Australia farewells Obama, welcomes Asian Century
US President Obama and Russian President Medvedev will attend the sixth East Asia Summit in Bali this Saturday, November 19. This historic development will make the East Asia Summit one of the world’s most important leadership forums. It will also be another signal of a continuing global power shift that will make the 21st century the Asian Century.
US and Russian participation in the East Asia Summit represents an extraordinary achievement for an Asian integration process initiated by (originally 6, now 10) ASEAN countries during the Cold War. US military primacy will continue for at least for the first half of the 21st century, highlighting the importance for Australia of the ANZUS alliance.
President Obama will celebrate the 60th anniversary of ANZUS this morning in a speech to a joint sitting of the Australian Parliament. The ANZUS alliance protects Australia with US nuclear deterrence capability that is likely to remain an effective deterrent of military adventurism by a ‘rising’ China.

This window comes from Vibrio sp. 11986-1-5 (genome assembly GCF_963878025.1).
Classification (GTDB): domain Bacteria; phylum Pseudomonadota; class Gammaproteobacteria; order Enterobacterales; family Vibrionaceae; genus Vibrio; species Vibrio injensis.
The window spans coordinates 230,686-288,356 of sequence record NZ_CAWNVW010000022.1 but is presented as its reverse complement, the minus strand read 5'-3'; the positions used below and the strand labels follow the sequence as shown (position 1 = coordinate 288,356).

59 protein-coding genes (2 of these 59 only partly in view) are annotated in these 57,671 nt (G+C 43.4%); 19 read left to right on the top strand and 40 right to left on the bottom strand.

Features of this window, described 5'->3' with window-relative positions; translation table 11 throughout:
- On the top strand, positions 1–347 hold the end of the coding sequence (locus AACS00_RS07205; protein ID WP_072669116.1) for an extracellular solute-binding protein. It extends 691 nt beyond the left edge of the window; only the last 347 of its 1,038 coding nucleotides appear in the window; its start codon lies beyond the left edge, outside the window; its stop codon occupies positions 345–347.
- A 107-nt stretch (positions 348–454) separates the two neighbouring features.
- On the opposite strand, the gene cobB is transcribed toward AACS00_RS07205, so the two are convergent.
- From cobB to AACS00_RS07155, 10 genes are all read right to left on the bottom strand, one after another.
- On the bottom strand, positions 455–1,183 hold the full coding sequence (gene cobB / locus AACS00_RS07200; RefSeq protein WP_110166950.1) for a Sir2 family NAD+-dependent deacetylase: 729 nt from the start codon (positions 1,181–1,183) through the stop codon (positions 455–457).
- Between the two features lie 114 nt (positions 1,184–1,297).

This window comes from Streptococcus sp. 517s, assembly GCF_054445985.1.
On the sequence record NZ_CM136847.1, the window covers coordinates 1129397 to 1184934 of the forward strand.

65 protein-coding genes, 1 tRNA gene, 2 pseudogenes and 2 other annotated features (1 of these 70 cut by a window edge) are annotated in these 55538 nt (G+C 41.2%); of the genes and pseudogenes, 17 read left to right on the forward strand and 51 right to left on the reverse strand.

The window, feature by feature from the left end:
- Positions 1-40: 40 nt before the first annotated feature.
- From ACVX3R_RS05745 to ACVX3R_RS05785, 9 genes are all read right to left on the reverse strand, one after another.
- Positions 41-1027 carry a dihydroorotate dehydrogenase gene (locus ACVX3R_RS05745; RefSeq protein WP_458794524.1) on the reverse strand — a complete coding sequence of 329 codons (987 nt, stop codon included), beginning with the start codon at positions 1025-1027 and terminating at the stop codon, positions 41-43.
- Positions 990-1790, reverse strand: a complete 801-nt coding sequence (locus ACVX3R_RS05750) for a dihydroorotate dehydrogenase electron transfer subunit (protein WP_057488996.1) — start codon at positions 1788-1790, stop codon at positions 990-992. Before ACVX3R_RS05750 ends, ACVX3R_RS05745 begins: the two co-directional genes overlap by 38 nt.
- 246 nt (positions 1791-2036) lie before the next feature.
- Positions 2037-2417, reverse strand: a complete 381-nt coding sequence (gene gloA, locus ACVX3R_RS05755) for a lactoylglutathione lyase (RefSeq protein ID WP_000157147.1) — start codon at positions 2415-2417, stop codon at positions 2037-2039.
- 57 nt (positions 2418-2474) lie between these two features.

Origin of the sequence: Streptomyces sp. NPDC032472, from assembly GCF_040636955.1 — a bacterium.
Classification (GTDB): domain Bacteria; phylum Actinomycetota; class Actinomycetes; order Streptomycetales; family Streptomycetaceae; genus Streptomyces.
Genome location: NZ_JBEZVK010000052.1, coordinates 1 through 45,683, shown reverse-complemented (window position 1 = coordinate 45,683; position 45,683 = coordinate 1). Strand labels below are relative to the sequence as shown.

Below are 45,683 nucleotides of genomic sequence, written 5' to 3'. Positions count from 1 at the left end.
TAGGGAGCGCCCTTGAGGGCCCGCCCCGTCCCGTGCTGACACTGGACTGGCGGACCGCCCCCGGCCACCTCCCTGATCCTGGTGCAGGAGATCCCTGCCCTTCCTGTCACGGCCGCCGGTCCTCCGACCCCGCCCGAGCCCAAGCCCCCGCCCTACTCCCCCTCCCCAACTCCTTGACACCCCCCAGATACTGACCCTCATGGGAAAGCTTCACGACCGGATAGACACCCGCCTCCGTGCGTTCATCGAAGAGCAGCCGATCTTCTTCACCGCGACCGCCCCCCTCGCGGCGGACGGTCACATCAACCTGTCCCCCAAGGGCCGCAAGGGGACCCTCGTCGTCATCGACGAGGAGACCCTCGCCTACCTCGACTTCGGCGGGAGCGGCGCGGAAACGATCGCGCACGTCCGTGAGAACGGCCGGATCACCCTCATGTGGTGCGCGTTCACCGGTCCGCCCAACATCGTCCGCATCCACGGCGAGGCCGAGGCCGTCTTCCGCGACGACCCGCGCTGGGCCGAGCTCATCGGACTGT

US nuclear deterrence is important to reinforce stable global security, but China’s asymmetric nuclear deterrence capabilities also raise the risk of an unacceptable degree of Mutually Assured Destruction in a US-China conflict, making the notions of military hegemony and major power conflict historical relics in the nuclear era.
The principal arenas of global major power competition in the 21st century will be economic, not military. Although it is the world’s largest single national economy, US economic primacy is rapidly approaching its “use by date”.
Asian dominance of economic power competition in the 21st century will make it the Asian Century. The most important economic integration development in the 21st century will not be the Trans-Pacific Partnership (TPP) that was so much ballyhooed at the APEC summit in Hawaii hosted by President Obama earlier this week.
The TPP was started by four countries (Brunei, Chile, New Zealand and Singapore) and five others (Australia, South Korea, Malaysia, USA and Vietnam) agreed at the APEC summit to negotiate to join the TPP. The 1994 APEC Bogor Declaration set a target of free trade and investment between developed APEC countries by 2010 (which has not been met), and extending to developing APEC countries by 2020.